The NRL is seeking an urgent inspection of Lottoland after Brett Morris' knee injury brought the troubled surface into the spotlight once again.
Manly CEO Lyall Gorman denied there was an issue with the ground despite Sydney Roosters winger Morris suffering a suspected MCL injury in Saturday's 26-18 win over the Sea Eagles, blaming the incident on the torrential rain which hit the ground during the first-half.
Morris will undergo scans, with the club saying his prognosis wouldn't be known until Monday.
If the initial diagnosis is proven correct, he will be the sixth player to suffer a serious knee injury at the ground in less than three seasons.
Roosters coach Trent Robinson urged the NRL to introduce an AFL-style ground rating system.
And NRL head of football Graham Annesley said the governing body would meet with the Sea Eagles and Northern Beaches Council, who operate the ground, to ensure it is up to standard.
"We will talk to the club and to the local council and schedule an inspection of the surface as soon as possible," Annesley said.
"Clearly there could be numerous contributing factors including the weather conditions but player welfare will be a major consideration for any course of action."
Morris was taken from the field just before halftime after his left knee dug into the surface, sending a divot of dirt flying out of the ground.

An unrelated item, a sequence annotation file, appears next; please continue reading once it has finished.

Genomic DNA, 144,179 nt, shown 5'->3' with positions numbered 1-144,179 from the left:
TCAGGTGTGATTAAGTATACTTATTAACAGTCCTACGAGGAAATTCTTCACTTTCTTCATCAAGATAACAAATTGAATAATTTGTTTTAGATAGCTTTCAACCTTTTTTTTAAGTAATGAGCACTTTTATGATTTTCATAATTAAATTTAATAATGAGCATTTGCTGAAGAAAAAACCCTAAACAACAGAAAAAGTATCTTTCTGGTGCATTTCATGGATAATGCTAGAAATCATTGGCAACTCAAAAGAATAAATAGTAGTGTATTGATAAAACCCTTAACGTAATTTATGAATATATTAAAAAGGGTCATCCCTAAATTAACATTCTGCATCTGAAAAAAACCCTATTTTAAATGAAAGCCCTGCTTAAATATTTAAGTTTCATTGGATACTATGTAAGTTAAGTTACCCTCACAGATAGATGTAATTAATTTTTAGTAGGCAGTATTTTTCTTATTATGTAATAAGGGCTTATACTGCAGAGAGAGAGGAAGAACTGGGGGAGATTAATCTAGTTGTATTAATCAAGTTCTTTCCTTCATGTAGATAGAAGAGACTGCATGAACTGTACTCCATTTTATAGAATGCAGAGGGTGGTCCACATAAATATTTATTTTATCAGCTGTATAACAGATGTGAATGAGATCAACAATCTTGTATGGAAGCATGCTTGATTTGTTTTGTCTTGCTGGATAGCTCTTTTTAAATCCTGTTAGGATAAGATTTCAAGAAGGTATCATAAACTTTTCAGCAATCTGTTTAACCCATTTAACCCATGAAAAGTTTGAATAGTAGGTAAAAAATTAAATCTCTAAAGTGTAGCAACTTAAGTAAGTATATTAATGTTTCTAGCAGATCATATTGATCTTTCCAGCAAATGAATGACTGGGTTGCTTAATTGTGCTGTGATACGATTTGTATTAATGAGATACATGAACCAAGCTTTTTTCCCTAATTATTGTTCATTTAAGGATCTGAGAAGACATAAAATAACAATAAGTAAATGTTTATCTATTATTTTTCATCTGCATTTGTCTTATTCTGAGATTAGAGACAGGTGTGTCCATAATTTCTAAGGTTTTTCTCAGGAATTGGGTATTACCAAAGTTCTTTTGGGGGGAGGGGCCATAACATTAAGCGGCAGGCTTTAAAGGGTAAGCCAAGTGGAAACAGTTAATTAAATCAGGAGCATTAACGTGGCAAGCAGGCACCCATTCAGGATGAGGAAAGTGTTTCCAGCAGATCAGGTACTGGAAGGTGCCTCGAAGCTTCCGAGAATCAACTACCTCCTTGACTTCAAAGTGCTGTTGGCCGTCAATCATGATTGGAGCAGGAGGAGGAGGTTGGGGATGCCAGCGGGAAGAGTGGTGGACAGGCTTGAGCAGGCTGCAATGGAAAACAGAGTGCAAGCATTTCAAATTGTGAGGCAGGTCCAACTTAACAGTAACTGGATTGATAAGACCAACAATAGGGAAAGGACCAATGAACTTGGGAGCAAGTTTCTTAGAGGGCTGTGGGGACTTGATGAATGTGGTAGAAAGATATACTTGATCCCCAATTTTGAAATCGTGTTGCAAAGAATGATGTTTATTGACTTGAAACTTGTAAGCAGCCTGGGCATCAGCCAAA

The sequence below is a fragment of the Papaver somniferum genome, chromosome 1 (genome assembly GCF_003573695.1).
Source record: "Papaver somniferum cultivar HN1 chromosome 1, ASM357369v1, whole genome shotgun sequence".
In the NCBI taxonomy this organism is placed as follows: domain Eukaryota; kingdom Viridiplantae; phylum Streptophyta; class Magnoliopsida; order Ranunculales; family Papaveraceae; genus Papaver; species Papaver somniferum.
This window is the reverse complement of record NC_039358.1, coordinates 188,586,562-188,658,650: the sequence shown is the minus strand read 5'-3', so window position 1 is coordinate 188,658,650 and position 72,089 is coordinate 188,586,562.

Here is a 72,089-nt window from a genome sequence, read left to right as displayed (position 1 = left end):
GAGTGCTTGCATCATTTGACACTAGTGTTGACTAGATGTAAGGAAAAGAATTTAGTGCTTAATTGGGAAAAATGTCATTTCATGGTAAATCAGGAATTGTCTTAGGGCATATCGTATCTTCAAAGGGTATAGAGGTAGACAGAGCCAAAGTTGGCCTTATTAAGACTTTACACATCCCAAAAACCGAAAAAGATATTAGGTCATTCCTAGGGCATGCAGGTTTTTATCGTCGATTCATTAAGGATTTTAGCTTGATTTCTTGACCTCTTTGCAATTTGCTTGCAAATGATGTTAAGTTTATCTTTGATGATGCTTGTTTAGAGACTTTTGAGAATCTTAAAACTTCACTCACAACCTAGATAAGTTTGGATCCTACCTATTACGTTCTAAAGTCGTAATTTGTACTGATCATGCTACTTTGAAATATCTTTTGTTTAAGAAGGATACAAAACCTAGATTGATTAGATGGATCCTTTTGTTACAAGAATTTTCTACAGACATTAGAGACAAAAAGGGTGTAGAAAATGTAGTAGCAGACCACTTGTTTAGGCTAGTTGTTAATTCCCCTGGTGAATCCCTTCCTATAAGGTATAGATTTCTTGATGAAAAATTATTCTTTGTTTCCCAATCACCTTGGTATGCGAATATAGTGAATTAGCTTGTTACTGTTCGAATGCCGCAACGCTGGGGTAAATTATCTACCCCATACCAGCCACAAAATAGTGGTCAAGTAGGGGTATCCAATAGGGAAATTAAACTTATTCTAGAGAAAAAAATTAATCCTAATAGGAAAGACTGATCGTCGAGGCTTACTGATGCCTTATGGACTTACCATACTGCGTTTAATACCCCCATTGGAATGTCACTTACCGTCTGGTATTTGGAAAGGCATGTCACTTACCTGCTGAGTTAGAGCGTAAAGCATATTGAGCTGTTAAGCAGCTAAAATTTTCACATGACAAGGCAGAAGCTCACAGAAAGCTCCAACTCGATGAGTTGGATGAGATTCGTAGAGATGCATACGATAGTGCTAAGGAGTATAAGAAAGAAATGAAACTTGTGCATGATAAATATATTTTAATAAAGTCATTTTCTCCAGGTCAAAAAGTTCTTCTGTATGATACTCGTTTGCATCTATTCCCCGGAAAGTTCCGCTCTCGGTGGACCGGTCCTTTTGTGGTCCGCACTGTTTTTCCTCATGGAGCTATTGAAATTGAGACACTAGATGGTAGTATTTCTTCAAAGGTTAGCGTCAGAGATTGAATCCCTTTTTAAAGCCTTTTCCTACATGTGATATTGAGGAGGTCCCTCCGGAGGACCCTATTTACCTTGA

In 2015, Morris jarred his knee at the same ground after he claiming his foot sunk into a 10cm pothole.
Last year Manly's Curtis Sironen, Kelepi Tanginoa and Lachlan Croker suffered ACL tears at the ground and in 2017 Sea Eagles winger Jorge Taufua and Canberra's Dunamis Lui suffered ACL injuries in the same round 13 match.
Last month Manly's pre-season trial had to be moved to Shark Park because of concerns about the state of the ground.
The Sea Eagles travel to New Zealand next week but return to Lottoland on April 6 to take on the Rabbitohs.
Gorman said he had no concern about the ground, saying he was refusing to entertain the prospect of moving games.
He said Morris' injury was a result of the torrential rain which hit the ground in the first-half and caused it to soften.
"When you have an inch and a half of rain they get dug up a bit," Gorman said.
"We work hard with the council to make sure the venue is up to a quality standard."
Australian Associated Press